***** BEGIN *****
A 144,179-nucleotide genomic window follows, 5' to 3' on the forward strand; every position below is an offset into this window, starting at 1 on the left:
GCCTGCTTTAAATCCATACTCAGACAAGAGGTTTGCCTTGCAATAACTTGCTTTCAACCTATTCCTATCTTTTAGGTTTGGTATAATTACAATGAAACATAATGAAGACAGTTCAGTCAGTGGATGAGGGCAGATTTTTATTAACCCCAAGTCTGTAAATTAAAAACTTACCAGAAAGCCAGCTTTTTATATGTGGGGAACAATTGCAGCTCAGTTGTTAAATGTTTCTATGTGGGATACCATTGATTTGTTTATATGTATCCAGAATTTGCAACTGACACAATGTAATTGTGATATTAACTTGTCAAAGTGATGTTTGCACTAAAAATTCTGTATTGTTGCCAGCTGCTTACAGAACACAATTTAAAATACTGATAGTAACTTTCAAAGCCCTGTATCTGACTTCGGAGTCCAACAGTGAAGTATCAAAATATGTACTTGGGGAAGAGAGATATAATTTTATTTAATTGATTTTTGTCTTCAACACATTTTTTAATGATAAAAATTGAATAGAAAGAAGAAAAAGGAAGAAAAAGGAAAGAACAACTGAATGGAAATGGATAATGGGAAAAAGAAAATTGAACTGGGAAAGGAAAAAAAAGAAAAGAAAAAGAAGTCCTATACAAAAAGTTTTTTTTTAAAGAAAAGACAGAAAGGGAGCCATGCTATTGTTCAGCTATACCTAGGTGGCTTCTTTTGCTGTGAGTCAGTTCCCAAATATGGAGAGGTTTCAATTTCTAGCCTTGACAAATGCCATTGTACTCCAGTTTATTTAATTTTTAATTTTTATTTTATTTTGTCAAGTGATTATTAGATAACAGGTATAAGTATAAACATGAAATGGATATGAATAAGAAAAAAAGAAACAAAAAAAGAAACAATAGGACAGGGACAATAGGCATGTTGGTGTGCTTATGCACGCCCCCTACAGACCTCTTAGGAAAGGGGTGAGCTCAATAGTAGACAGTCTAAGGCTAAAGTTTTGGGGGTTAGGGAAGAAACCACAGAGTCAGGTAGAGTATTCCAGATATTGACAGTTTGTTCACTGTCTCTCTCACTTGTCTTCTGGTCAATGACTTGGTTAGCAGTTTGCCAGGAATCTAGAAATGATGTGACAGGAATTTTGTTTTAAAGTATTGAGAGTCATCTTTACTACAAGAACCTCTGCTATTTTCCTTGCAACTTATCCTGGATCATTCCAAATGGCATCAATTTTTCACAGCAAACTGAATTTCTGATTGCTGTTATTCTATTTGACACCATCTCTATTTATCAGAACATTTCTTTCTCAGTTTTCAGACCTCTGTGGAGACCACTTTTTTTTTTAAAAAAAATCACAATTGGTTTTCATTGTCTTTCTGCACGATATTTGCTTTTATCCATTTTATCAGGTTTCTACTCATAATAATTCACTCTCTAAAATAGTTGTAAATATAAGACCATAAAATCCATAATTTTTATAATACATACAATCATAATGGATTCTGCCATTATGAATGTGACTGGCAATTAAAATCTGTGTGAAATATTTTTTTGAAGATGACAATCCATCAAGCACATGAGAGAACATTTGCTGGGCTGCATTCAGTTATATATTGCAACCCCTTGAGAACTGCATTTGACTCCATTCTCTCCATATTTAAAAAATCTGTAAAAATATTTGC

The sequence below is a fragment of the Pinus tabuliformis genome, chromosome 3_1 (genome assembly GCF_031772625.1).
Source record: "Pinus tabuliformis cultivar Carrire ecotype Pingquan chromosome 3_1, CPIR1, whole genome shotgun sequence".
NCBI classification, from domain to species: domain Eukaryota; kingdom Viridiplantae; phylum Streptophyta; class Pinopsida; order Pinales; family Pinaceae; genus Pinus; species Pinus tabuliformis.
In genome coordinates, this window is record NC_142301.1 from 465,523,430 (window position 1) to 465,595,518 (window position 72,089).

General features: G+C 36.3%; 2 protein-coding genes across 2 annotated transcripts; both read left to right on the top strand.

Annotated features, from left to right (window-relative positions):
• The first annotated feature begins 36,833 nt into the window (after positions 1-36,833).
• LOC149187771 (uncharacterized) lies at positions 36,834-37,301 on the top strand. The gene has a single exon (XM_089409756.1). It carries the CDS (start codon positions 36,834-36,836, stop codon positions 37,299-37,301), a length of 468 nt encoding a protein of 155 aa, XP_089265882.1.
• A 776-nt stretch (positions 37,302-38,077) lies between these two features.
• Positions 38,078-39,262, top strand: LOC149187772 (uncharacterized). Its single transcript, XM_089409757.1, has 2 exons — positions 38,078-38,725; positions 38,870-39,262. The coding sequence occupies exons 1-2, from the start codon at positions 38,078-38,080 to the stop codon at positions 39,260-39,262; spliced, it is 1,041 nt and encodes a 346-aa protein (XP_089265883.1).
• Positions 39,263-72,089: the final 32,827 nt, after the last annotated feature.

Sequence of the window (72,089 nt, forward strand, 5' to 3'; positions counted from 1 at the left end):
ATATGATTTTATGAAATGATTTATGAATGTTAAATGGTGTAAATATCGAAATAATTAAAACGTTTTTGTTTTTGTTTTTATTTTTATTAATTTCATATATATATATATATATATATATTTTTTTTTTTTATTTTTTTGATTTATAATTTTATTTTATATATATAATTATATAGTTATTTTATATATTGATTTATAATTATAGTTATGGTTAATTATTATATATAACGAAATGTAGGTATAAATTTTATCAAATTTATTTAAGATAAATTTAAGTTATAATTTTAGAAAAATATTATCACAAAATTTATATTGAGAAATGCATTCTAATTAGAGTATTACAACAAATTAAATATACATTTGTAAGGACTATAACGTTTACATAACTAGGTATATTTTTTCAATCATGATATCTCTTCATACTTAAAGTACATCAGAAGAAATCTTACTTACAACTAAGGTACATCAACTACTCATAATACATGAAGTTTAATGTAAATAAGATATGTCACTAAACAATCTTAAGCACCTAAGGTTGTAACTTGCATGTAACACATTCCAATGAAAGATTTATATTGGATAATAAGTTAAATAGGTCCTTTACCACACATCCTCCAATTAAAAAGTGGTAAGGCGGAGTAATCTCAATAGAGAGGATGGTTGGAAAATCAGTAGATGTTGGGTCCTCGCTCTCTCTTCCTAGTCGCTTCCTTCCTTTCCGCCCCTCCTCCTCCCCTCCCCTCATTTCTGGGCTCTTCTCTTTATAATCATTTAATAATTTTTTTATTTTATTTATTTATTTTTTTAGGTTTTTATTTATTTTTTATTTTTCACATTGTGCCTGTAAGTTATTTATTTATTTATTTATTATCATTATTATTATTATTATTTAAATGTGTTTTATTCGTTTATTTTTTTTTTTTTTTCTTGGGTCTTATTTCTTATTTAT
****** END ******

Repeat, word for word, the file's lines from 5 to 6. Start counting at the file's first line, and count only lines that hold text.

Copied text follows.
NCBI classification, from domain to species: domain Eukaryota; kingdom Viridiplantae; phylum Streptophyta; class Pinopsida; order Pinales; family Pinaceae; genus Pinus; species Pinus tabuliformis.
In genome coordinates, this window is record NC_142301.1 from 465,523,430 (window position 1) to 465,595,518 (window position 72,089).